Volunteer conservationists from the China branch of the World Wide Fund for Nature patrol the Suiyang Siberian tiger protection zone in Heilongjiang on Wednesday. (Wu Yong / China Daily)
Volunteer conservationists have organized a series of mountain patrols to prevent poachers from targeting wild Siberian tigers in Northeast China and make more people aware of the animal's plight.
The three-day project, organized by the China branch of the World Wide Fund for Nature, attracted people from across the country, including Shanghai and Fujian province.
"We wanted the volunteers to learn more about the tigers through these activities and to make sure more people know about the importance of conserving wildlife and protecting the environment," said Liu Yi, who is with the fund's China tiger program.
The environmental group is a driving force behind the work being done to research and protect Siberian tigers in the wild. It has opened a branch dedicated to the pursuit of that mission in Changchun, capital of Jilin province.
"I'd only seen tigers in newspapers or the zoo in the past," said Zuo Jian, who traveled from Sichuan province, more than 3,000 kilometers away, to work with the group. "This exercise was a very valuable chance to follow their steps and enable me to have a better understanding of the big cat. Taking care of tigers is a way to protect the environment and ourselves."
The volunteers were divided into three teams and assigned to patrol Lanjia forest in Jilin, and Nuanquanhe and Dongfanghong forests in Heilongjiang province, which are the main habitats of the Siberian tiger in China.
According to wildlife experts, Siberian tigers mainly live in eastern Russia, Northeast China and the mountainous areas of the Democratic People's Republic of Korea. Fewer than 500 now live in the wild, including the nearly 20 that are in China.
"If we don't take action quickly, these big cats are likely to disappear from China," said Jiang Guangshun, deputy director of the State Forestry Administration Feline Research Center, who led the team in Dongfanghong.
"The border area between China and the far eastern part of Russia is their main habitat. So protection work is also being carried out in this area.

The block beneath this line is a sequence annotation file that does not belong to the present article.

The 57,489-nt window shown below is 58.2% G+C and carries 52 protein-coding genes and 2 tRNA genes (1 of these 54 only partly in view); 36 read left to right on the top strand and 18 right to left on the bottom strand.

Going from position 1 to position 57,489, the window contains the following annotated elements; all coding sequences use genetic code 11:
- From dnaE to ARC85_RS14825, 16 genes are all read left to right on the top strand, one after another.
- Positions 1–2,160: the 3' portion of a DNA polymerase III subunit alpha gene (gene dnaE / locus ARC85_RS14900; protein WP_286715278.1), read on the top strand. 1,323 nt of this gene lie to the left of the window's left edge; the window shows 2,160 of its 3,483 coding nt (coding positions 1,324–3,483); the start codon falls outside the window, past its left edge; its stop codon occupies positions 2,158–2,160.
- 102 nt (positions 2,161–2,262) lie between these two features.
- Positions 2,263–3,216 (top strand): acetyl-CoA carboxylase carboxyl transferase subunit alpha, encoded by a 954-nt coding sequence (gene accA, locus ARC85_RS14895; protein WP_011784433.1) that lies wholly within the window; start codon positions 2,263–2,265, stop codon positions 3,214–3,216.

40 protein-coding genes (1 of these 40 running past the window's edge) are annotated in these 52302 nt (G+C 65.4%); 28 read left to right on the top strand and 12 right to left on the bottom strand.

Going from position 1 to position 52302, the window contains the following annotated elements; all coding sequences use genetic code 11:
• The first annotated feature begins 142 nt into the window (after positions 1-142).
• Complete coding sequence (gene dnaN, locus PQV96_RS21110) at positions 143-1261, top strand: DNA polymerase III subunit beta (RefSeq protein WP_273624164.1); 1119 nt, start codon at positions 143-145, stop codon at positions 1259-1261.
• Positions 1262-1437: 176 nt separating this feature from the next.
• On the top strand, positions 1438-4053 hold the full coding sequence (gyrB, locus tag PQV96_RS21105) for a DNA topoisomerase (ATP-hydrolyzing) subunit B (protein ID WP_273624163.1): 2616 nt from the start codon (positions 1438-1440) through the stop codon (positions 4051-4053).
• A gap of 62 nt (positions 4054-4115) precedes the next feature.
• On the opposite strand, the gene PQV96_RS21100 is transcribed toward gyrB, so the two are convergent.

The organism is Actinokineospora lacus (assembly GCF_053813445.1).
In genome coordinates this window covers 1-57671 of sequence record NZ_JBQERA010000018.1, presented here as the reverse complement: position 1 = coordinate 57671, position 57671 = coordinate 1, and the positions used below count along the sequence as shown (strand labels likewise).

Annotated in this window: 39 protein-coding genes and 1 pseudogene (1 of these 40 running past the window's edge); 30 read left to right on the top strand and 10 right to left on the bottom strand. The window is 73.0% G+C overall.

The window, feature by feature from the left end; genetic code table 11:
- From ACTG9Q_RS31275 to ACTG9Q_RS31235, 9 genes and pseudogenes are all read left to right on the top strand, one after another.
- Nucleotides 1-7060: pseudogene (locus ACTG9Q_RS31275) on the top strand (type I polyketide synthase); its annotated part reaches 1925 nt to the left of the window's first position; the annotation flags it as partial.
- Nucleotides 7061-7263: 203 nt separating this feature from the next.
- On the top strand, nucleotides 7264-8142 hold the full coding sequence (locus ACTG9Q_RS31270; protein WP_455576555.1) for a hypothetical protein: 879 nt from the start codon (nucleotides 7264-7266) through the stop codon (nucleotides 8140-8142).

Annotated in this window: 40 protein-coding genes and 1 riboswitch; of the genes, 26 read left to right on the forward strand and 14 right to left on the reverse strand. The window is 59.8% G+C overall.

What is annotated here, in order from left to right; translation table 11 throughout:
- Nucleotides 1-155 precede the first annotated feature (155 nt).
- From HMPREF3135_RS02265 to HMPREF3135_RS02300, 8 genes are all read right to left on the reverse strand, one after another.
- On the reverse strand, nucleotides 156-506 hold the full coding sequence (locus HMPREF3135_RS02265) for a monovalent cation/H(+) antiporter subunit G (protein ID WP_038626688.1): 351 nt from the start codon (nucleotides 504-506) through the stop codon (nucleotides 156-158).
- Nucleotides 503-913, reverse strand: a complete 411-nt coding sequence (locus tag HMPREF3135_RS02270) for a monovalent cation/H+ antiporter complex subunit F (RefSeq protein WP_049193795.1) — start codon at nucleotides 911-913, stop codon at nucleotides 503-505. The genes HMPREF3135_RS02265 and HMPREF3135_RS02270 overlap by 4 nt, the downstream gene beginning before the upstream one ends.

"By doing more to protect these areas, we can build a migration corridor to connect Northeast China and Russia and provide tigers with a larger and more comfortable habitat."
Olga Sass with the World Wide Fund for Nature's Russia Amur branch, praised the work and called for China and Russia to cooperate more closely to protect tigers and leopards.
Experts said poaching and the deterioration of habitats are the main reasons why the predator is endangered.
Winter is usually the toughest season for the big cats and poaching tends to become rampant in the three months before Spring Festival, China's traditional New Year's holiday.
Forests in Northeast China are covered by 50 centimeters of snow on average in the winter, making it easy for wildlife experts to carry out fieldwork by following footprints that animals leave behind. Yet, the same conditions are also advantageous to poachers.
Peng Jianyu, an anti-poaching officer with the World Wide Fund for Nature's China tiger program, said she has helped organize a team that will be composed of more than 50 rangers and will be charged with patrolling 15 reservations in the region.
To catch animals such as roe deer and hares, poachers usually set traps or snares on routes they are known to take, according to Liang Feng'en, a ranger at Nuanquanhe forest, who worked as a hunter 30 years ago.
The traps often make it either impossible for an ensnared animal to escape or wound them so badly that they can no longer hunt.
Two tigers have been caught in traps in recent years - one in 2006 and one in 2011. Both ended up dying of hunger.
The Chinese government has also been doing more to establish protection areas for Siberian tigers, as it tries to restore the predator's habitat and help the various animals it preys on increase their numbers.
Two tiger conservation zones - Wangqing and Nuanquanhe - are applying for national level conservation status, and several other forestry bureaus are also strengthening their efforts to protect wildlife.
"Past exploitation has led to deforestation and a decrease in wildlife numbers," said Liang Zhuo, the nephew of Liang Feng'en and a wildlife protection official who has worked to restore the environment and protect wildlife for more than 10 years.
"It is time for us to repay the debt and strengthen environmental protection. This is not only for ourselves but also for our children and grandchildren."
He said the work has led to more sightings of tigers in the past three years in Suiyang and nearby areas.
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